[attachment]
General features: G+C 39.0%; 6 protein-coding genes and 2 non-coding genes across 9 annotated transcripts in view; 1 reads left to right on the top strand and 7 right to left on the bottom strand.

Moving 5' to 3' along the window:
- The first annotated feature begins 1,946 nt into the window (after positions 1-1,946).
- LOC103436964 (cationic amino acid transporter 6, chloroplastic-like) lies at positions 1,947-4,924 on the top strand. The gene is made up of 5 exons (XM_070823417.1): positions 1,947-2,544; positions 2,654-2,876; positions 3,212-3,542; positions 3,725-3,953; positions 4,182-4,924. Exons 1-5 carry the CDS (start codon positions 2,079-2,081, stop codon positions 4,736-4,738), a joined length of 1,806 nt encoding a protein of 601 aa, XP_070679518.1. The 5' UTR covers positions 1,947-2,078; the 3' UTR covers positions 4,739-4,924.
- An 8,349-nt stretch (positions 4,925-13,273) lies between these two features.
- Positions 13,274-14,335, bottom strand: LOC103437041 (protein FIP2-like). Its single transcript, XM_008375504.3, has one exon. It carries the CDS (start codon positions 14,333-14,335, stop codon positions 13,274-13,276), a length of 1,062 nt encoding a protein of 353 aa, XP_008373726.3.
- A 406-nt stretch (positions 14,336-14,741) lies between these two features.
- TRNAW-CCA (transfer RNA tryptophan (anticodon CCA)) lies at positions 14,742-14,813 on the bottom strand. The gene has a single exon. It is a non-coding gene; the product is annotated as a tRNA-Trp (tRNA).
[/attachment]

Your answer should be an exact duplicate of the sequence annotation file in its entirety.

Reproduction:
General features: G+C 39.0%; 6 protein-coding genes and 2 non-coding genes across 9 annotated transcripts in view; 1 reads left to right on the top strand and 7 right to left on the bottom strand.

Moving 5' to 3' along the window:
- The first annotated feature begins 1,946 nt into the window (after positions 1-1,946).
- LOC103436964 (cationic amino acid transporter 6, chloroplastic-like) lies at positions 1,947-4,924 on the top strand. The gene is made up of 5 exons (XM_070823417.1): positions 1,947-2,544; positions 2,654-2,876; positions 3,212-3,542; positions 3,725-3,953; positions 4,182-4,924. Exons 1-5 carry the CDS (start codon positions 2,079-2,081, stop codon positions 4,736-4,738), a joined length of 1,806 nt encoding a protein of 601 aa, XP_070679518.1. The 5' UTR covers positions 1,947-2,078; the 3' UTR covers positions 4,739-4,924.
- An 8,349-nt stretch (positions 4,925-13,273) lies between these two features.
- Positions 13,274-14,335, bottom strand: LOC103437041 (protein FIP2-like). Its single transcript, XM_008375504.3, has one exon. It carries the CDS (start codon positions 14,333-14,335, stop codon positions 13,274-13,276), a length of 1,062 nt encoding a protein of 353 aa, XP_008373726.3.
- A 406-nt stretch (positions 14,336-14,741) lies between these two features.
- TRNAW-CCA (transfer RNA tryptophan (anticodon CCA)) lies at positions 14,742-14,813 on the bottom strand. The gene has a single exon. It is a non-coding gene; the product is annotated as a tRNA-Trp (tRNA).